Tsai (1999)

This Taiwanese study examined how effective an analogy, involving roleplay, is at helping students overcome their misconceptions about phase changes (identified prior to the study in a literature review). The paper shows that the analogy has a significant impact on students’ (aged 13–14) conceptual change in the long term. 

Evidence-based suggestions

Using the activity proposed in the study (detailed below) was effective in challenging students' conceptions about the motion of particles in different phases and was significantly better for retaining knowledge: the performance of the control group regressed dramatically within four weeks and the experimental group did not.

Learners’ ideas

  • Particles in the liquid state are bigger than those in the gaseous state.
  • Particle size increases when heating occurs.
  • Particles in the liquid state and gaseous state are smaller than those in the solid state.
  • Particles melt when heated.
  • Water changes to oxygen and hydrogen when evaporating.
  • Bubbles in boiling water are made of oxygen and hydrogen.
  • Water condenses from gaseous hydrogen and oxygen outside a cold jar.
  • Particles in the liquid and gaseous state are in motion but there is no particle movement in the solid state.
  • There is no change in the distance between particles in different states.

Further suggestions

  • Teachers could employ similar activities to those used in the study to illustrate the microscopic view of chemical reactions.

Study Structure


To examine the effectiveness of an analogy activity designed to overcome students' misconceptions about the microscopic view of phase change.

Evidence collection

83 students were randomly assigned to either a control or an intervention group. The control group received traditional-approach instruction and the intervention group received instruction using the analogy activity as follows:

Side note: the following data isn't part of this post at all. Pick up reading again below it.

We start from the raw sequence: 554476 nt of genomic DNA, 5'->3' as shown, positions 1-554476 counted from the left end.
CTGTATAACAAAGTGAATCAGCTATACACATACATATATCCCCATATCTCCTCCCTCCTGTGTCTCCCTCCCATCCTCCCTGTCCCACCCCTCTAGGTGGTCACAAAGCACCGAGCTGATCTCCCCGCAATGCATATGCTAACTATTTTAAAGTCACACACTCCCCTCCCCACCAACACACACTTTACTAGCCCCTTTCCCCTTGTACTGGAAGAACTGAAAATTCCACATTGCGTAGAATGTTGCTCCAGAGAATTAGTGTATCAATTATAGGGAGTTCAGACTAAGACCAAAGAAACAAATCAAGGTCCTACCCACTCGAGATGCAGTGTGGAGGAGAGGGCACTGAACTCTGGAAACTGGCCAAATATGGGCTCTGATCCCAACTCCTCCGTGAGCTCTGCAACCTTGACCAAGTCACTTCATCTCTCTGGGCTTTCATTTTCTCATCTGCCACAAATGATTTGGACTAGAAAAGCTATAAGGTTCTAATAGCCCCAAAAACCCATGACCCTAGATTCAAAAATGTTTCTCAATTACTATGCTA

• Students were split into pairs.
  • The teacher informed all students that they were identical Bromine atoms, and the two-person teams needed to hold hands in all situations.
  • The teacher then told students they were to imagine it was -10°C (in Bromine's solid-state): They were asked to cram together and dance slowly to illustrate the minute motion of Bromine molecules in this state.
  • This was then repeated for 20°C (the liquid state): Students were asked to move more vigorously, and the space between the pairs naturally became larger to facilitate this motion.
  • Finally, it was repeated at 75°C (gaseous state): Students were asked to move even more vigorously at greater distances.

Students took pre- and post-instruction tests, with a follow-up after four weeks. All tests required drawing particle pictures for the different phases. They were also asked to draw at least two sets of molecules or atoms of the substance for each phase. Teachers independently assessed responses for misconceptions, categorized as 'correct,' 'incorrect,' or 'unidentifiable.' Responses were then statistically analysed using chi-squared.

Details of the sample

The sample consisted of 83 Taiwanese students (aged 13-14) from a suburban school in Taipei City. The control group contained 42 students and the experimental group contained 42 students.

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